These days Weightlifting is fortunate to be well promoted via the Internet. There is an endless stream of videos and photos of people, of all levels, enjoying a moment of achievement and preserving the memory digitally. Coaches post videos on social media to display the prowess of their athletes, business owners post to encourage potential new members and athletes create reciprocal posts to encourage and support each other. There is also a constant supply of articles to read which attempt to explain the ins and outs of technique, uncover the hidden secrets of strength development and provide opinion about the daily organisation of training. Occasionally, authors of articles comment on other aspects of the sport such as the recruitment of participants, the structure of competitions and the standards of performance at national and international level. All of this digital material is helpful in conveying the complexities of the sport, increasing understanding within the community and providing impetus for further growth of the sport worldwide.
But what is hard to convey with digital media is the inner journey that some participants take to achieve high levels of performance and which, in some circumstances, can lead to surprising and profound change within the individual. I am not talking here about the efforts people make to achieve milestones such as lifting one’s own bodyweight in the snatch. The degree of effort required for such a performance level is within easy reach of almost all people who enter into Weightlifting in their teens or 20’s. No, the journey of which I speak is much longer and requires the individual to face and overcome multiple challenges in pursuit of significant personal goals.
At the start of any athletic journey, the individual cannot know their potential or have any idea of how far they will travel. Their involvement is one of moment to moment experience, and so it should be. There is little point in sport participants, or their parents, making plans at the outset for achieving stardom. But there may come a moment when the individual realises that they not only enjoy the sport but that they have been captured by it. It’s no longer a case of just ‘doing Weightlifting’ but more especially that you begin to view yourself as a Weightlifter, and others also do as well. The question then arises in the mind of the participant “how far can I go?” The question is, of course, unanswerable until one can confidently say that the journey has ended. But a real consideration of this question is perhaps the start point at which changes begin to occur.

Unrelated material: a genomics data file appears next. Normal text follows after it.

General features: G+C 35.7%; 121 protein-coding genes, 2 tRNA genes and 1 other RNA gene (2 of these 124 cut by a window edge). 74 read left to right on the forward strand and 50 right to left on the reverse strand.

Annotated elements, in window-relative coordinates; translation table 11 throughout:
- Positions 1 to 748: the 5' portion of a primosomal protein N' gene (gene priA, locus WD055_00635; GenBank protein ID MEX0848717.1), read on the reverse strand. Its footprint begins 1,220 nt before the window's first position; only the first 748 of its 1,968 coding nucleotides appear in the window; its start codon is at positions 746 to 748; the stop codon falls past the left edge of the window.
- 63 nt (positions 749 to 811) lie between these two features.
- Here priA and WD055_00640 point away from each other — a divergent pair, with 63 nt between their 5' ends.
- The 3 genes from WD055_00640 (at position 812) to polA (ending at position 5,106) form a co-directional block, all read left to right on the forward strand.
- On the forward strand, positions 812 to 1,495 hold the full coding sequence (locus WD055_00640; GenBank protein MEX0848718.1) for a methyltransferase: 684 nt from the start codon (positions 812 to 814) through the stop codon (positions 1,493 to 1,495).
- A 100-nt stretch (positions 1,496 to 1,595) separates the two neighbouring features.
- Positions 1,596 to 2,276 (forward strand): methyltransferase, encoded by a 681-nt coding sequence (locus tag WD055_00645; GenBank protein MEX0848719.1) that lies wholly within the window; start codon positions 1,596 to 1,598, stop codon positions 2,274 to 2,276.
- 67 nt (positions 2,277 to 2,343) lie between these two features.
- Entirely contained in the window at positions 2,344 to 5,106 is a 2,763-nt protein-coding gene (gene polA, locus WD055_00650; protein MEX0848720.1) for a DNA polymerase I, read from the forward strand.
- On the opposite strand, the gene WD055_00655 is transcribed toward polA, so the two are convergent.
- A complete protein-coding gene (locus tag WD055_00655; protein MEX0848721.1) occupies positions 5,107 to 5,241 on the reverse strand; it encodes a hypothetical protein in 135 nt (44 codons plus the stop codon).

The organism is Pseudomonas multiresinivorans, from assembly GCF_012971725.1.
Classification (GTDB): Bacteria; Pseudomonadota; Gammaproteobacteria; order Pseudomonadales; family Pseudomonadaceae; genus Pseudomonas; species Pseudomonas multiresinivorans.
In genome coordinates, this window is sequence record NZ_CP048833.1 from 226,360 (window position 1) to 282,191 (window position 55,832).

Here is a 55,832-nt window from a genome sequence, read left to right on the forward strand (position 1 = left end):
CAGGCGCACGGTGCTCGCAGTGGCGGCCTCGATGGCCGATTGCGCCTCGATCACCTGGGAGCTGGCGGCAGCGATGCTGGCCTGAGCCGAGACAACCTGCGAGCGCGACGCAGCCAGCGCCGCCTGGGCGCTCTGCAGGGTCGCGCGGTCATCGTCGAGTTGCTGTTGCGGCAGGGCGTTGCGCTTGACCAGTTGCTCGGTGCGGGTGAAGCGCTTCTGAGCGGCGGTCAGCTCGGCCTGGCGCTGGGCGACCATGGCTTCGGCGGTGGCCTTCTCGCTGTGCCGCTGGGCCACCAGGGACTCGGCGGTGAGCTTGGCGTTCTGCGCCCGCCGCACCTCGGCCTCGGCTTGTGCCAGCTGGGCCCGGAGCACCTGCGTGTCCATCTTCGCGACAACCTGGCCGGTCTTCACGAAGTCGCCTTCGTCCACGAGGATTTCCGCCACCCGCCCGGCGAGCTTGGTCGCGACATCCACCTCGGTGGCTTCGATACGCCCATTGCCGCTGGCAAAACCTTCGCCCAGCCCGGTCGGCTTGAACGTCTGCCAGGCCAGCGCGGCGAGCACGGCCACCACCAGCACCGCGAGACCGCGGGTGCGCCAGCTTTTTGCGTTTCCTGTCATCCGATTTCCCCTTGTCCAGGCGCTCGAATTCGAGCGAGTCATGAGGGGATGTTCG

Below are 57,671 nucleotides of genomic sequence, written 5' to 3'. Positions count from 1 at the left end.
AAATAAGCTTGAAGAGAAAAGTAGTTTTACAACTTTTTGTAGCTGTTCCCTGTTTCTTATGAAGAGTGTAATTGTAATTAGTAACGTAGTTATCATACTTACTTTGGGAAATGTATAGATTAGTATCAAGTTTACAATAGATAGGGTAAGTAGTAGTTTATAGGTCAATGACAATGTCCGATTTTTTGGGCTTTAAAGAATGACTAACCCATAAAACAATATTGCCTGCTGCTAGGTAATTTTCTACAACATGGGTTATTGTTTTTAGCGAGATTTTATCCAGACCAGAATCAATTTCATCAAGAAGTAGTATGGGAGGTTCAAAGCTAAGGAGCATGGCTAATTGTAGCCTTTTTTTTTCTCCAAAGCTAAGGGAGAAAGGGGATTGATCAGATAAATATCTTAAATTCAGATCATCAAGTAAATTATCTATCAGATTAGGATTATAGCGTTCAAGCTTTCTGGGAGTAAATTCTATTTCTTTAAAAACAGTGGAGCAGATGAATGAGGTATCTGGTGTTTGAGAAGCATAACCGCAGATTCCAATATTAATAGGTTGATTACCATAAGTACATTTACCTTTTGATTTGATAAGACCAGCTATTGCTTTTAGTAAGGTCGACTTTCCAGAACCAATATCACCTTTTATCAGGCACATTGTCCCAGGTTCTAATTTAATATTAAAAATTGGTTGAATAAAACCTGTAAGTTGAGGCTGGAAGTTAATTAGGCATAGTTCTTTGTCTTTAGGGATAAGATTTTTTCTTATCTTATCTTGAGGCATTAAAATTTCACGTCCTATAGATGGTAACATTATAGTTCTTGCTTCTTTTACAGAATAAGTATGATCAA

The self-identification of the individual as an athlete is an important step. It alters their approach to the training process, their mindset with respect to what is achievable and their perspective about the value of the effort involved. From that moment on, training sessions are seldom missed, healthy lifestyle changes are adopted, and an appetite for knowledge of the sport increases. But for the athlete, the journey ahead is far and there will be many more important moments in which fortunes turn this way and that.
The inner journey is one of discovery of self, and sport is one of many possible vehicles that can take you there. But in saying that, there are few opportunities in life for individuals to explore the limits of their own capability and to forge their identity as distinct and separate from others, and yet to be accepted by society in doing so. When opportunities for self-discovery occur, we don’t always realise. The opportunity arises and then in a fleeting moment it is gone, and only years later do we realise. All of us should be aware that the opportunity to participate in sport is much more than keeping bodyweight under control, or determining winners and losers in some athletic contest.
For the would-be Weightlifter, a discovery awaits that it is the power of the mind that determines the peak of success. The journey has the potential to change the mind profoundly provided the individual is guided well by one who knows the way. The individual learns to self-impose increasingly high levels of discipline, place confidence and trust in those who provide support and to realise the value and opportunity that hard work presents. These discoveries extend for all of life, well beyond the physical peak of the individual.